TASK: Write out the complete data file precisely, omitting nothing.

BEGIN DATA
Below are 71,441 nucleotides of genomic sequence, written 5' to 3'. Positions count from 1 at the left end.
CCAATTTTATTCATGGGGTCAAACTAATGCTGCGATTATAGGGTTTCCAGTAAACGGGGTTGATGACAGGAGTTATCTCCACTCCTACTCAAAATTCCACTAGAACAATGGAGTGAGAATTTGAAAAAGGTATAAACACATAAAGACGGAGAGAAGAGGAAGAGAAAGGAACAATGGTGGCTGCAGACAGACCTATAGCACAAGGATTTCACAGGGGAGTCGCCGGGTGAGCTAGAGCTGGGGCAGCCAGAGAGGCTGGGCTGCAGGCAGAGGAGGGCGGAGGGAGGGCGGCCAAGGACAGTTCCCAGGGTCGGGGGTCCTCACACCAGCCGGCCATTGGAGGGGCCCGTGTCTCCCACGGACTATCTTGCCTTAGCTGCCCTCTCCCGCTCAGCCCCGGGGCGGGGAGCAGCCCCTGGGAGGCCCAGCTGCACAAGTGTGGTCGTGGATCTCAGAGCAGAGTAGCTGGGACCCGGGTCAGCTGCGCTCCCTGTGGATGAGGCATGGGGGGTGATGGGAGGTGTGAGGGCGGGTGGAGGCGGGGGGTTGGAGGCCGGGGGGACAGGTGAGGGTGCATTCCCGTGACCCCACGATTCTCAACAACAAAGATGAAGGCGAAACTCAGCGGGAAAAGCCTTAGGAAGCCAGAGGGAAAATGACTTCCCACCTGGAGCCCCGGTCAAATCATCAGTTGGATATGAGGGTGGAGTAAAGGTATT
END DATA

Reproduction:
Below are 71,441 nucleotides of genomic sequence, written 5' to 3'. Positions count from 1 at the left end.
CCAATTTTATTCATGGGGTCAAACTAATGCTGCGATTATAGGGTTTCCAGTAAACGGGGTTGATGACAGGAGTTATCTCCACTCCTACTCAAAATTCCACTAGAACAATGGAGTGAGAATTTGAAAAAGGTATAAACACATAAAGACGGAGAGAAGAGGAAGAGAAAGGAACAATGGTGGCTGCAGACAGACCTATAGCACAAGGATTTCACAGGGGAGTCGCCGGGTGAGCTAGAGCTGGGGCAGCCAGAGAGGCTGGGCTGCAGGCAGAGGAGGGCGGAGGGAGGGCGGCCAAGGACAGTTCCCAGGGTCGGGGGTCCTCACACCAGCCGGCCATTGGAGGGGCCCGTGTCTCCCACGGACTATCTTGCCTTAGCTGCCCTCTCCCGCTCAGCCCCGGGGCGGGGAGCAGCCCCTGGGAGGCCCAGCTGCACAAGTGTGGTCGTGGATCTCAGAGCAGAGTAGCTGGGACCCGGGTCAGCTGCGCTCCCTGTGGATGAGGCATGGGGGGTGATGGGAGGTGTGAGGGCGGGTGGAGGCGGGGGGTTGGAGGCCGGGGGGACAGGTGAGGGTGCATTCCCGTGACCCCACGATTCTCAACAACAAAGATGAAGGCGAAACTCAGCGGGAAAAGCCTTAGGAAGCCAGAGGGAAAATGACTTCCCACCTGGAGCCCCGGTCAAATCATCAGTTGGATATGAGGGTGGAGTAAAGGTATT